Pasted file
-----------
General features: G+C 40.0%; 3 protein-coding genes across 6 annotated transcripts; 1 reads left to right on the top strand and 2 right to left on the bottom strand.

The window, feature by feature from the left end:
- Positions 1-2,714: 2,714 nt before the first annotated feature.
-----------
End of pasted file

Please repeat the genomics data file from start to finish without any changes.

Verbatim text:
General features: G+C 40.0%; 3 protein-coding genes across 6 annotated transcripts; 1 reads left to right on the top strand and 2 right to left on the bottom strand.

The window, feature by feature from the left end:
- Positions 1-2,714: 2,714 nt before the first annotated feature.